Commentary

Can Bureaucrats Force You to Grow a Lawn on Your Property Even If You Have a Grass Allergy?

John-Michael Seibler Jonathan Zalewski
By John-Michael Seibler and Jonathan Zalewski | August 7, 2018 | 12:15 PM EDT

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Carl and Janice Duffner are in federal court challenging a law in St. Peters, Missouri, that requires them to grow grass in their yard, even though Janice Duffner is allergic to grass pollen.

The ordinance requires residents to grow turf grass on at least 50 percent of their yard or face potential penalties of up to $500, 10 days in jail, or both, for each day of noncompliance.

Because Mrs. Duffner is allergic, however, the Duffners replaced every blade of grass in their yard with flowers, small ponds, walkways, and sitting areas.

Even the city admits that their yard is attractive and well kept, with many of the Duffners’ plants providing low-growing ground cover that has an “appearance, height, and scale similar to grass.”

So, officials decided to force the Duffners to grow grass on only 5 percent of their yard.

That raises the question: If officials have discretion to offer a variance, why not let the Duffners off the hook entirely?

Mrs. Duffner says she takes “a lot of joy in maintaining this beautiful, calming environment, and it was a relief to have limited [her] exposure to grass pollen.”

“I don’t understand,” she says, “why the city wants to force me to tear up part of my garden and replace it with something that makes me feel bad.”

Unfortunately for the Duffners, things have only gotten worse.

In March, they calculated that, owing to their ongoing violations of the grass ordinance, they face potential penalties of more than $180,000 in fines and 20 years in prison.

Fortunately, the Freedom Center of Missouri has challenged the ordinance in court on the Duffners’ behalf.

The Duffners originally filed a lawsuit in state court, where a judge dismissed their case on jurisdictional grounds. The Duffners then appealed the ruling to the Missouri Court of Appeals, which also dismissed some of the Duffners’ claims and ultimately ordered them to go back to the trial court for further proceedings.

In December 2016, the Duffners sought relief in federal court, arguing that the ordinance violates federal civil rights law (42 U.S.C. § 1983), and that the 14th Amendment to the U.S. Constitution should protect what they claim to be a fundamental right to lawfully enjoy their property.

They also argue that the penalties imposed for violating the ordinance are excessive, in violation of the 8th Amendment to the U.S. Constitution, and also raised several claims under the Missouri Constitution.

In March, the federal district court partially ruled for the city on the federal claims and declined to exercise jurisdiction over the Duffners’ state constitutional claims.

The judge reasoned that the ordinance is constitutional in part because the U.S. Supreme Court has upheld against constitutional challenge (see herehere, and here) property regulations that were purportedly based on a government interest in aesthetics.

But those cases dealt with state power to purchase and rehabilitate blighted property, to restrict the commercial use of billboards, and to remove signs from public property.

Forcing homeowners to grow a plant that “makes [them] feel bad,” as Mrs. Duffner says, on pain of criminal penalties, is a far harsher regulation of a more private concern.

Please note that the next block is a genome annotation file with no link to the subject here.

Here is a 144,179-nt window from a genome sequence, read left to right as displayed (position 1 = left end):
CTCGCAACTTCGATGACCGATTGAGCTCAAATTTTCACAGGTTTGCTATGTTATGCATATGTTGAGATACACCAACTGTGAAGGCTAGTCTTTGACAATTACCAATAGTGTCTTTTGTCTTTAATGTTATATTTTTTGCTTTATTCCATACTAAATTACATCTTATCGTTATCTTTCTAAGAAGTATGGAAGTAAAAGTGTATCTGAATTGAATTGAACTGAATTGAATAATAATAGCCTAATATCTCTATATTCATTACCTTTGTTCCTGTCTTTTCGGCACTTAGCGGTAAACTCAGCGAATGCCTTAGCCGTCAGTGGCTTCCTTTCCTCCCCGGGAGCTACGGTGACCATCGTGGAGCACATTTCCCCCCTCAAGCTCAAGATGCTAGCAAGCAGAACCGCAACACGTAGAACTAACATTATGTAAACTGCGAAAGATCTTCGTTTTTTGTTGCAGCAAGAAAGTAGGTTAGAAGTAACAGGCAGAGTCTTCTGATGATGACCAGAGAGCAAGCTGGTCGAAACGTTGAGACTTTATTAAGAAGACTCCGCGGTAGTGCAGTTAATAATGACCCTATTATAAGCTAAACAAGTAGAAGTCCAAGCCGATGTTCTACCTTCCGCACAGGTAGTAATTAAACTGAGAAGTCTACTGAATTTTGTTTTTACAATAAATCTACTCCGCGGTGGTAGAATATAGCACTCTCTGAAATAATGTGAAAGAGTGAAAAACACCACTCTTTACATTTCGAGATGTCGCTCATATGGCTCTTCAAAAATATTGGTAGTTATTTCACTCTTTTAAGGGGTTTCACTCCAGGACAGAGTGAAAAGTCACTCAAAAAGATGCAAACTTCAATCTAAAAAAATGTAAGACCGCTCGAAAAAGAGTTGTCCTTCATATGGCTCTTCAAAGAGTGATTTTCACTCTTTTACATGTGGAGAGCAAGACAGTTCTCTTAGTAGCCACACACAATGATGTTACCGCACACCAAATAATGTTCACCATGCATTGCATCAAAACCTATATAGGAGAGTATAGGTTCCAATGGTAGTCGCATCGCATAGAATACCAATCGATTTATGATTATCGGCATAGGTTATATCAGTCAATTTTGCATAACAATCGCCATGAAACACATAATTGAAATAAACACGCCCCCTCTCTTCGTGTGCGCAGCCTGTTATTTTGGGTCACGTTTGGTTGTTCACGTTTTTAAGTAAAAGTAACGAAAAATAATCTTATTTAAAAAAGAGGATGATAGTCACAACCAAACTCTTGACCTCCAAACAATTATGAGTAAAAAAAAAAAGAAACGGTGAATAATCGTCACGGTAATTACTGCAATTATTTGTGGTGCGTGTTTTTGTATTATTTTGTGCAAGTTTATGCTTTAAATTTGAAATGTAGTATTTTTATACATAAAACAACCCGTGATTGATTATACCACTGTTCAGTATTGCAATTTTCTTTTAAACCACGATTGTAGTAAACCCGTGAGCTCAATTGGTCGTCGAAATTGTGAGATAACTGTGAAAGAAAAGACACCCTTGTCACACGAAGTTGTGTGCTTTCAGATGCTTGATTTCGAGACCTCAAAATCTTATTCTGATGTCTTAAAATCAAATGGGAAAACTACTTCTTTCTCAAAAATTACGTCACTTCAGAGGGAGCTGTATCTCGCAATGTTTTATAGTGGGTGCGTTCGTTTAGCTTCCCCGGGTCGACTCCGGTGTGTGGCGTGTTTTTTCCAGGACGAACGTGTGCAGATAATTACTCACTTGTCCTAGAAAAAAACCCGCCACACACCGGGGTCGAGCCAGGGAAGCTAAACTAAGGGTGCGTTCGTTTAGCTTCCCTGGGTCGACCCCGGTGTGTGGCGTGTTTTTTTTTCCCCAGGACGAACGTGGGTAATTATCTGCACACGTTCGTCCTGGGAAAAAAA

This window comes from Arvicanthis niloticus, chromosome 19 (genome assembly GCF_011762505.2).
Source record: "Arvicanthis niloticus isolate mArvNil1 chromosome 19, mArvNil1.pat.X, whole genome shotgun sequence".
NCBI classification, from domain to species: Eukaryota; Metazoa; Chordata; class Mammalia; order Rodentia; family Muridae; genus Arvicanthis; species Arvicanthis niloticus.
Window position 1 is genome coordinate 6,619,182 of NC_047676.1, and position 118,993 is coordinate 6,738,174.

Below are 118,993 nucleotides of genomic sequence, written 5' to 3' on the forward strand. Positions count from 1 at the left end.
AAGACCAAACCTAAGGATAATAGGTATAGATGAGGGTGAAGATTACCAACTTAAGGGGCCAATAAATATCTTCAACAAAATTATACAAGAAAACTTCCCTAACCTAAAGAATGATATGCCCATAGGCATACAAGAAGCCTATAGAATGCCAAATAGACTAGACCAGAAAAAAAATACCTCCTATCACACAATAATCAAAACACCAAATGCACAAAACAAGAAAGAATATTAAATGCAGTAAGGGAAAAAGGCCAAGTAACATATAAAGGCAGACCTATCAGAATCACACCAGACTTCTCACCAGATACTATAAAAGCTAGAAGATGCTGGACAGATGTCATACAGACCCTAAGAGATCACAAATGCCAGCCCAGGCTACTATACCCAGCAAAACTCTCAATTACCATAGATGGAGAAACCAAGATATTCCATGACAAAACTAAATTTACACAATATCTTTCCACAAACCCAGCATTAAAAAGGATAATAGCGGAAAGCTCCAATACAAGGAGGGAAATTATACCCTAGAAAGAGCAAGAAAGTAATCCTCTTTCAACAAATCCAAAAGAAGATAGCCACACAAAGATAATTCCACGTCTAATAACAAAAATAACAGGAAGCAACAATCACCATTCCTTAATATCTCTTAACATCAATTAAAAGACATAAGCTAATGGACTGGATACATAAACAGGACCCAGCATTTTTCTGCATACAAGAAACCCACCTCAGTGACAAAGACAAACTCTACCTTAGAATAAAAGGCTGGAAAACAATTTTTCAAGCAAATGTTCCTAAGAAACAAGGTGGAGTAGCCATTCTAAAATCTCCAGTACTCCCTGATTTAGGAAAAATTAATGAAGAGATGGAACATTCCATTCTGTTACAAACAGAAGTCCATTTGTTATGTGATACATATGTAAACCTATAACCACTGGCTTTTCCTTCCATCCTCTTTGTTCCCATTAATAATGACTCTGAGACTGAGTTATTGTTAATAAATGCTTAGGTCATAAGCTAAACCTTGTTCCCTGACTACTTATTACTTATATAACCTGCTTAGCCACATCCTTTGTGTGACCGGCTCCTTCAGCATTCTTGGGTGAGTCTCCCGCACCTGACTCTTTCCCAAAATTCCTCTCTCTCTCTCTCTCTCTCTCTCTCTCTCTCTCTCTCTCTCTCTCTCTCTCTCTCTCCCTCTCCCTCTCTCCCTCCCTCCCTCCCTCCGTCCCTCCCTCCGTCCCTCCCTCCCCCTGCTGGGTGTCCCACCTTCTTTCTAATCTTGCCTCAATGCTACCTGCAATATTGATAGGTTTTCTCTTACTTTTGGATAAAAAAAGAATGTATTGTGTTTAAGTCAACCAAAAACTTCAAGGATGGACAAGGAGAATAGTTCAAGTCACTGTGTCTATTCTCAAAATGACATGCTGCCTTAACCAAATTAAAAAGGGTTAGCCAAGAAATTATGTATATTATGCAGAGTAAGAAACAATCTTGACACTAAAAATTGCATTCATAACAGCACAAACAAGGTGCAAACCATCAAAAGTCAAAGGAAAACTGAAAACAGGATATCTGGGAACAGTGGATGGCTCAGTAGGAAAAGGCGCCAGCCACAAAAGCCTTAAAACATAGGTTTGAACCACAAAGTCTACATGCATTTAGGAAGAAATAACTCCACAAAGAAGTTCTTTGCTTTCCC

What interest could St. Peters possibly have to enact the grass ordinance and to enforce it against the Duffners?

The city has argued that the ordinance was designed to prevent the spread of “noxious and invasive weeds and vegetation” as well as “vermin and other pests,” to prevent water-runoff problems, and to help with soil retention.

But the federal district court noted that the city produced “no evidence in the record supporting [those] purported interest[s].”

“Instead,” the court continued, “it appears that the Turf Grass Ordinance was primarily enacted for aesthetic reasons.”

In fact, the court noted, the ordinance was only “approved after several complaints about a single family home,” one that had “a mix of landscaping materials in their entire front yard, including some wild flowers and other natural grasses.”

Green thumbs, beware if local officials consider a difference in aesthetic preferences to be any reason to threaten to fine and imprison someone.

In 1982, law professor John J. Costonis offered some cautionary words of wisdom about aesthetic regulations that apply to the Duffners’ case today:

“Aesthetic policy … often partakes more of high farce than of the rule of law.”

“Its purposes are seldom accurately or candidly portrayed, let alone understood, by its most vehement champions. Its diversion to dubious or flatly deplorable social ends undermines the credit that it may merit when soundly conceived and executed.

“Its indiscriminate, often quixotic demands have overwhelmed legal institutions, which all too frequently have compromised the integrity of legislative, administrative, and judicial processes in the name of ‘beauty.’”

St. Peters’ grass ordinance may promise beauty, but this case is ugly.

It’s now pending before the U.S. Court of Appeals for the 8th Circuit.

Perhaps there, the Duffners will finally find some relief from this “high farce.”

John-Michael Seibler is a legal fellow in the Edwin Meese III Center for Legal and Judicial Studies at The Heritage Foundation.

Jonathan Zalewski is a visiting legal fellow and Koch associate at The Heritage Foundation.

Editor's Note: This piece was originally published by The Daily Signal.

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